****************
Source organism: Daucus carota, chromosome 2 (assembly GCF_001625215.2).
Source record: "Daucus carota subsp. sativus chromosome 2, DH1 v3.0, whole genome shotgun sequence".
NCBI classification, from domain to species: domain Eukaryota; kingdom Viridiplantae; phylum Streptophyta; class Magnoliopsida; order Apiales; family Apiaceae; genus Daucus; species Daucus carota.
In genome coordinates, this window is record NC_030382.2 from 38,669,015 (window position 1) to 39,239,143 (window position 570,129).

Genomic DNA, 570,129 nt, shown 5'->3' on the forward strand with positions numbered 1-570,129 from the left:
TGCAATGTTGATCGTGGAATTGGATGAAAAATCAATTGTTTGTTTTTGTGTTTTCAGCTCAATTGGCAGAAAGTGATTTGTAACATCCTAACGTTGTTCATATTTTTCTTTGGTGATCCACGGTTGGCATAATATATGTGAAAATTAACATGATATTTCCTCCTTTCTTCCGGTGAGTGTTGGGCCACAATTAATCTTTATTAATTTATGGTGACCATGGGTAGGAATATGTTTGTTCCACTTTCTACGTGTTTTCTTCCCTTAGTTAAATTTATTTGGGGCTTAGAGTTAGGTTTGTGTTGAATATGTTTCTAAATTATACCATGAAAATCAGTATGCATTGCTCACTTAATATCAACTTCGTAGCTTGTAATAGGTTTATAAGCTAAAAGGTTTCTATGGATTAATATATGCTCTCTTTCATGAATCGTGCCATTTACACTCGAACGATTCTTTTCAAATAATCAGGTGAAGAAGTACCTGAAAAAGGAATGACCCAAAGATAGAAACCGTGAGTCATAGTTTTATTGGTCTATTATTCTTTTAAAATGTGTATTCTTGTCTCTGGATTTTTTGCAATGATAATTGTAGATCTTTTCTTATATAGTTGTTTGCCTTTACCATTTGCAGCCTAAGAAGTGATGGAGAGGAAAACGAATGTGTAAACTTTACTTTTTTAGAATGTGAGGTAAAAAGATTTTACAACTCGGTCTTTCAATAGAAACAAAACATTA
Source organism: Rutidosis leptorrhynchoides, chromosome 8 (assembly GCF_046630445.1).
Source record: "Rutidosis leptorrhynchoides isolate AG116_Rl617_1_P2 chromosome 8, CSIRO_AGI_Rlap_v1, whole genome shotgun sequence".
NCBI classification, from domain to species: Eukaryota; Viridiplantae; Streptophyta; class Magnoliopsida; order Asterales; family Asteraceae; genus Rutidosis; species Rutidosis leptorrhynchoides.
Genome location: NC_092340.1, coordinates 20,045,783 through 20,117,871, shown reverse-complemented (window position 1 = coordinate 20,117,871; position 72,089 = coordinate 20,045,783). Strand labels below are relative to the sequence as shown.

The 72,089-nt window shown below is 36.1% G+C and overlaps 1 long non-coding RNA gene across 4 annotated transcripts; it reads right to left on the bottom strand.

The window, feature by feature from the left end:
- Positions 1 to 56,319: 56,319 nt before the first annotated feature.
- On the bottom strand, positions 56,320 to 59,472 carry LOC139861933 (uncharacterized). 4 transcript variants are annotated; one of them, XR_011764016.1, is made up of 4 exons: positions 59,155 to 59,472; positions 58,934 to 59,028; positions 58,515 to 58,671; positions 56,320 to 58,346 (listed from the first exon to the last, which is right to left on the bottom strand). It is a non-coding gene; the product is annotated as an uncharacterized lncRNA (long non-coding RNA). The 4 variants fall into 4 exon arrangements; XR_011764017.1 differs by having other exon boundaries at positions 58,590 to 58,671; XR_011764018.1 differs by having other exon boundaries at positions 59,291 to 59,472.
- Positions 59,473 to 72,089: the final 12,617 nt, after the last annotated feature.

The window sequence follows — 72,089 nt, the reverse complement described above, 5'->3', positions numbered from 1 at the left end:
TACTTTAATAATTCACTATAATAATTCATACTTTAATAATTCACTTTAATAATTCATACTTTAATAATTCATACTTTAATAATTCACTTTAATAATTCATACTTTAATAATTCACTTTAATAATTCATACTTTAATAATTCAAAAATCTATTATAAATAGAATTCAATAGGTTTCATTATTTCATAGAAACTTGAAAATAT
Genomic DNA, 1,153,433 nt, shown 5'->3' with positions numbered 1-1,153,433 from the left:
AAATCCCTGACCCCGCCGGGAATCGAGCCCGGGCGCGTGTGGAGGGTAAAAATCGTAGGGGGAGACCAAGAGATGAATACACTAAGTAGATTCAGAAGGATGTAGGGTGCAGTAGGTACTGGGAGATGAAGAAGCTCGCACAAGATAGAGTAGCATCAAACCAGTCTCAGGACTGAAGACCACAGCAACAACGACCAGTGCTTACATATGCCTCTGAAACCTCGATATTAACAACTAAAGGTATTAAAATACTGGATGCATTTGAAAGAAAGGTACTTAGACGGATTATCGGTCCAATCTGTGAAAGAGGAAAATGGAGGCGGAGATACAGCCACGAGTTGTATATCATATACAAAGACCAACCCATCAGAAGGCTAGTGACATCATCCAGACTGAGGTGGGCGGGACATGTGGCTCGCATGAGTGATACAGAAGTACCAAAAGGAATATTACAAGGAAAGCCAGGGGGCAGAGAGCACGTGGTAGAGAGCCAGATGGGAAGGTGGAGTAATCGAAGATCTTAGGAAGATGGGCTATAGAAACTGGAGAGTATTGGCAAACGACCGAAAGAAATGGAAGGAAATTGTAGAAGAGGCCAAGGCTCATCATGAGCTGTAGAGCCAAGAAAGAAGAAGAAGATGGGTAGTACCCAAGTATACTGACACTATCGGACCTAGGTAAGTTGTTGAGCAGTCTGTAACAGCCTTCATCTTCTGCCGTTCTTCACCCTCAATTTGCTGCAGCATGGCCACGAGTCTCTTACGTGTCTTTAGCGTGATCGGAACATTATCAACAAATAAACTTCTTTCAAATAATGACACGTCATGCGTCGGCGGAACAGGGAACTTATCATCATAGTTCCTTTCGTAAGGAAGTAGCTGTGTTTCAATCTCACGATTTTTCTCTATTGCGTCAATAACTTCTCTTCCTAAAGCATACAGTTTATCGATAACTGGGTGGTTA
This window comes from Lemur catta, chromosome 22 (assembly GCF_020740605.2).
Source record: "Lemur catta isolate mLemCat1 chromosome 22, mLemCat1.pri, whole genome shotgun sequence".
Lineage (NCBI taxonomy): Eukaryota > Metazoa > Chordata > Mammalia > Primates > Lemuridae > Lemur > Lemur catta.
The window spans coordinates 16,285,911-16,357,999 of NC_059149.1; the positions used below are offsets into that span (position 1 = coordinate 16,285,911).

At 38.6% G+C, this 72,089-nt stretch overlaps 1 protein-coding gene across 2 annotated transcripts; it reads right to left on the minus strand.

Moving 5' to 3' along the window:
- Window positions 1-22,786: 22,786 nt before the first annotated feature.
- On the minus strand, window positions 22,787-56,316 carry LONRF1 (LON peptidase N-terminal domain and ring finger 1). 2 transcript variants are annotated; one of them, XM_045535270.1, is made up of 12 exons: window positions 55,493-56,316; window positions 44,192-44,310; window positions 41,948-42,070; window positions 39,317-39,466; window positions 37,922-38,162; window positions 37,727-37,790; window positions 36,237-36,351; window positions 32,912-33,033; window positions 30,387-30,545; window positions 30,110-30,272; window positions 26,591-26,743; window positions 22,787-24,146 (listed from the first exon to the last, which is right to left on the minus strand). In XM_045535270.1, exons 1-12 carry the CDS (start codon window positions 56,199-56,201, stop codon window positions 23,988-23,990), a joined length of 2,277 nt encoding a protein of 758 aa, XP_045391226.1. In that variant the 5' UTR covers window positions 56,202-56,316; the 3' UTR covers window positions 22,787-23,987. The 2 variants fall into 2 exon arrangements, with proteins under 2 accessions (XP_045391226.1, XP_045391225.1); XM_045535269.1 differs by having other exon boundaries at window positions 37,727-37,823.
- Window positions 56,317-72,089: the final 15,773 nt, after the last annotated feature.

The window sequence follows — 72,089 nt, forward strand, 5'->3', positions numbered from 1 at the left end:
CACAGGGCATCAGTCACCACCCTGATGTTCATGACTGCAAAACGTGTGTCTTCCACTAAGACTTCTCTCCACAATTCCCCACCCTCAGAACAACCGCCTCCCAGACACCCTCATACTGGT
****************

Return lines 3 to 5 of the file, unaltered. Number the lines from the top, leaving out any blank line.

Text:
NCBI classification, from domain to species: domain Eukaryota; kingdom Viridiplantae; phylum Streptophyta; class Magnoliopsida; order Apiales; family Apiaceae; genus Daucus; species Daucus carota.
In genome coordinates, this window is record NC_030382.2 from 38,669,015 (window position 1) to 39,239,143 (window position 570,129).

Genomic DNA, 570,129 nt, shown 5'->3' on the forward strand with positions numbered 1-570,129 from the left: